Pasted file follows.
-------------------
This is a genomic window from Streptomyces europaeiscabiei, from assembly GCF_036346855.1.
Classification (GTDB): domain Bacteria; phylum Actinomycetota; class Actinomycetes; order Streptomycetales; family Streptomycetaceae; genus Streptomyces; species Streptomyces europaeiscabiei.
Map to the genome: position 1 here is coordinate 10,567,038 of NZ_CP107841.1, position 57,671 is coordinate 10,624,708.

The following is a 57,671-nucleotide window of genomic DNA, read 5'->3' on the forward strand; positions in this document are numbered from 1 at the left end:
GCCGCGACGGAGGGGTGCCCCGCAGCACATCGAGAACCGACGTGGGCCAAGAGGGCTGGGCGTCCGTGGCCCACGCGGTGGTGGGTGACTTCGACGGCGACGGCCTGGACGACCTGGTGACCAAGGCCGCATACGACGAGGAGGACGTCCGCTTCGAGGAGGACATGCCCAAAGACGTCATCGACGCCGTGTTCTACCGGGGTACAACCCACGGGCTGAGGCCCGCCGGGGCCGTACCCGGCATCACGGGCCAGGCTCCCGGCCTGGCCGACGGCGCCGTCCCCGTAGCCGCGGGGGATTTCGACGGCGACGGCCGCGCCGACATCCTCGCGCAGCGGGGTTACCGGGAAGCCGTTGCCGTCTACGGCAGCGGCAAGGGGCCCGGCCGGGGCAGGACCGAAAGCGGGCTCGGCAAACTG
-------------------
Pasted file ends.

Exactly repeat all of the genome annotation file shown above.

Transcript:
This is a genomic window from Streptomyces europaeiscabiei, from assembly GCF_036346855.1.
Classification (GTDB): domain Bacteria; phylum Actinomycetota; class Actinomycetes; order Streptomycetales; family Streptomycetaceae; genus Streptomyces; species Streptomyces europaeiscabiei.
Map to the genome: position 1 here is coordinate 10,567,038 of NZ_CP107841.1, position 57,671 is coordinate 10,624,708.

The following is a 57,671-nucleotide window of genomic DNA, read 5'->3' on the forward strand; positions in this document are numbered from 1 at the left end:
GCCGCGACGGAGGGGTGCCCCGCAGCACATCGAGAACCGACGTGGGCCAAGAGGGCTGGGCGTCCGTGGCCCACGCGGTGGTGGGTGACTTCGACGGCGACGGCCTGGACGACCTGGTGACCAAGGCCGCATACGACGAGGAGGACGTCCGCTTCGAGGAGGACATGCCCAAAGACGTCATCGACGCCGTGTTCTACCGGGGTACAACCCACGGGCTGAGGCCCGCCGGGGCCGTACCCGGCATCACGGGCCAGGCTCCCGGCCTGGCCGACGGCGCCGTCCCCGTAGCCGCGGGGGATTTCGACGGCGACGGCCGCGCCGACATCCTCGCGCAGCGGGGTTACCGGGAAGCCGTTGCCGTCTACGGCAGCGGCAAGGGGCCCGGCCGGGGCAGGACCGAAAGCGGGCTCGGCAAACTG